In May, the US Food and Drug Administration (FDA) sent out a warning that fluoroquinolones, a specific type of antibiotic (listed in image), can cause very serious side effects. These disabling side effects can involve the tendons, muscles, joints, the brain, and nerves in the spine. Tearing or a complete split of the Achilles tendon at the back of the heel and lower leg is an example. These injuries can be permanent! People who have had an organ transplant, have kidney disease, the elderly, and those who have recently taken steroids to treat another condition are at greater risk of developing these side effects.1
This month the American Heart Association (AHA) released a scientific statement that’s sure to get a lot of attention, and for good reason. For the first time, the AHA is warning consumers and healthcare providers about medicines that may cause or worsen heart failure. Heart failure is a serious condition in which the heart muscle weakens over time and loses its ability to pump blood to meet the body's needs. The medicines that may cause or worsen heart failure include prescription and over-the-counter (OTC) medicines as well as herbals.
The Centers for Disease Control and Prevention (CDC) and the US Food and Drug Administration (FDA) have been alerting healthcare professionals about a multi-state outbreak of infections related to the use of an over-the-counter liquid stool softener known as docusate sodium (Colace).
Inhalation is the best way to take a medicine used to treat asthma or chronic obstructive pulmonary disease (COPD). (See the Sidebar for information about asthma and COPD.) The medicine acts faster to control breathing if inhaled directly into the lungs. Also, inhaled medicines can often be taken in a lower dose than an oral tablet of the medicine. This can help to reduce the risk of bad side effects.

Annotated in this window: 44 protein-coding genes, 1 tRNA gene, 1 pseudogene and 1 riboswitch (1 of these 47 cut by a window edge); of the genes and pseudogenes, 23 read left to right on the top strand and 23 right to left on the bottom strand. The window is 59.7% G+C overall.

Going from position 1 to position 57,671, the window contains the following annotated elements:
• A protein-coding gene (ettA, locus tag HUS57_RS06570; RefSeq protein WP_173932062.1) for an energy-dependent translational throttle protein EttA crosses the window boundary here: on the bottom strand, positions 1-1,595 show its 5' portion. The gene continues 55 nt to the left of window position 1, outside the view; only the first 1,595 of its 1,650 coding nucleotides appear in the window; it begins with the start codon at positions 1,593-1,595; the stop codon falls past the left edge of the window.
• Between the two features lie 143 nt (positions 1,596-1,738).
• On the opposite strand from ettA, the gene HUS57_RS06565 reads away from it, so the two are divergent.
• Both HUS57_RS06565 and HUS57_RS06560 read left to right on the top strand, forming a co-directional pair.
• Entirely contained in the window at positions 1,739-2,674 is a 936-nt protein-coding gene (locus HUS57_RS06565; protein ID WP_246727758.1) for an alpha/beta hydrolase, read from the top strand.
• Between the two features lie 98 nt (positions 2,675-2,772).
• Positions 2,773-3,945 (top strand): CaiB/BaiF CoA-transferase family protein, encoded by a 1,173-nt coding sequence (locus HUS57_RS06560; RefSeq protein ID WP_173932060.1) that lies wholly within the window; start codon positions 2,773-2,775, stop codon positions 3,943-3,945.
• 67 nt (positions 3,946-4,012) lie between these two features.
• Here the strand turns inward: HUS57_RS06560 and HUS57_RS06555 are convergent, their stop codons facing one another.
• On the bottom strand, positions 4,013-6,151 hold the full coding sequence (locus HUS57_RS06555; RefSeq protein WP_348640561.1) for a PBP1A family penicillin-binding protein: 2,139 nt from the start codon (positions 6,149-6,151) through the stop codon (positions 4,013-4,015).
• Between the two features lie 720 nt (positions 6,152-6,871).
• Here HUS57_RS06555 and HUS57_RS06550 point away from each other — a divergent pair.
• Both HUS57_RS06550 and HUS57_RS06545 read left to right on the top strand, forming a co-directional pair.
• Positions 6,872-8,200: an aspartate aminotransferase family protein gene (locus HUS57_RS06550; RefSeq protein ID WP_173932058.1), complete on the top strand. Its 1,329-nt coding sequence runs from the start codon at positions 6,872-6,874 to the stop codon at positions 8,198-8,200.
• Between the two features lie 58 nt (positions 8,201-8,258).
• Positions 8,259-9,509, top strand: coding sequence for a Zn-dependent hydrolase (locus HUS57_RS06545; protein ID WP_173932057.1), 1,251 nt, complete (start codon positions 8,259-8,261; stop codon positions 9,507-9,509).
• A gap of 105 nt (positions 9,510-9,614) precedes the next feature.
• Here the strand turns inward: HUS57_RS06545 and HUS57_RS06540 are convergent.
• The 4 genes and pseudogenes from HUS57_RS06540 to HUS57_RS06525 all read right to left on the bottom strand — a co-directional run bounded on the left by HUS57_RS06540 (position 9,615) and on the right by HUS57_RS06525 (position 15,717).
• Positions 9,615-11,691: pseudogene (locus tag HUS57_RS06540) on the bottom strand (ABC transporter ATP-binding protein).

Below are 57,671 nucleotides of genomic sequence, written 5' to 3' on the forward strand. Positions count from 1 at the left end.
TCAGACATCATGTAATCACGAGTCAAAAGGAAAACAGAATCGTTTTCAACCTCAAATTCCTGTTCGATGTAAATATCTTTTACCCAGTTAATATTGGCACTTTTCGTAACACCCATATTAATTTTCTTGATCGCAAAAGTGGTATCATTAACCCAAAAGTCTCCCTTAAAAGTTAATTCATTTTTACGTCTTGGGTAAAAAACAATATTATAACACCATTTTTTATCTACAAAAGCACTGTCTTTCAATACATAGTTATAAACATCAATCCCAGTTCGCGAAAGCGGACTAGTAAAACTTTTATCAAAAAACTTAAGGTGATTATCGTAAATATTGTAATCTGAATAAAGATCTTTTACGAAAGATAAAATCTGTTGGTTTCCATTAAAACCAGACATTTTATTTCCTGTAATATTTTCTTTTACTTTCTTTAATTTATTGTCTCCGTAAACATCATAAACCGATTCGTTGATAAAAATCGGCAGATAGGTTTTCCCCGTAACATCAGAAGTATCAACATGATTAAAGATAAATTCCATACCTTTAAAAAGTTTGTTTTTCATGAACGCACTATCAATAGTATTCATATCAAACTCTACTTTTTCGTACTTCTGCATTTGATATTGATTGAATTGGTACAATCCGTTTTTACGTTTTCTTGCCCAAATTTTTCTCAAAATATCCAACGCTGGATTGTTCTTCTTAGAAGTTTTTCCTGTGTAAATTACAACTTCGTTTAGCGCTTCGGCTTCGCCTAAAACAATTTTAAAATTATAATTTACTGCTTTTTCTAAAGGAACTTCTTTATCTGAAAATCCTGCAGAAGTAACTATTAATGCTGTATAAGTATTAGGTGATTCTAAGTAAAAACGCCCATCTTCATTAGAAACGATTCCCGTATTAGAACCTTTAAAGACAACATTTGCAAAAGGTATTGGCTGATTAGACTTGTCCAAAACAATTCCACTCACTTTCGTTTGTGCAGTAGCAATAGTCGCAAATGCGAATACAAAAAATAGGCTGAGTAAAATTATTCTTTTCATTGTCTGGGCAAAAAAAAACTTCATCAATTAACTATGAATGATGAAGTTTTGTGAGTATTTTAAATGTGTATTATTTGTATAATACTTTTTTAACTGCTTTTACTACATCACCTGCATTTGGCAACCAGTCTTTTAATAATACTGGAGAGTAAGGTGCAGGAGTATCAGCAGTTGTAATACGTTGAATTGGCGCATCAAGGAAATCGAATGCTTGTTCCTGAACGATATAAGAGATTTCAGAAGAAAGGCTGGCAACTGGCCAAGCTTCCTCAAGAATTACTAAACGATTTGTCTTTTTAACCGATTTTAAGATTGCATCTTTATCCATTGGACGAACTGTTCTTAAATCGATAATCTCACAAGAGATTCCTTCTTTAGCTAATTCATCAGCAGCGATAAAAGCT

Do you or someone you know have a history of bone disease and easily prone to fractured bones? Medication bottles with safety caps are designed to protect children from accidental ingestion, but, on occasion, can contribute to patient harm. An elderly patient with multiple myeloma (a type of bone cancer) suffered a spiral fracture of the right arm while trying to remove the child-resistant cap on her medication bottle. The act of pushing down and twisting broke the weakened bone and caused the fracture.
Our organization, the Institute for Safe Medication Practices (ISMP), often receives medication error reports that result from confusion with drug names that look or sound alike. One look-alike and sound-alike pair that often results in confusion is hydrALAZINE and hydrOXYzine.
“Talk Before You Take” is a national awareness campaign launched by the National Council on Patient Information and Education (NCPIE) to encourage and improve communications between healthcare providers (HCPs) and patients about the benefits and potential risks of prescription medicines.
Caregivers of small children who are either hospitalized or visiting someone in the hospital should be aware of an unsuspecting source of choking. The small object is called a disinfection cap and is commonly used in the healthcare setting as a barrier on an intravenous port. The small cap has a foam sponge inside saturated with alcohol to help prevent infection. However, these brightly colored caps may be attractive to young children and could be a potential choking hazard.
CVS brand of Arthritis Pain Relief extended-release tablets come in geltabs containing 650 mg of acetaminophen. A single dose is typically 650 mg, or one geltab. Several people who live in a retirement community reported that they found the markings on the geltabs that state “350” to be confusing (image below). Several thought the “350” designation on the tablet meant its strength—350 mg. They thought they had to take two of the geltabs as a single dose, but again were confused because two of the geltabs would equal 700 mg, not the 650 mg dose they thought they were supposed to take.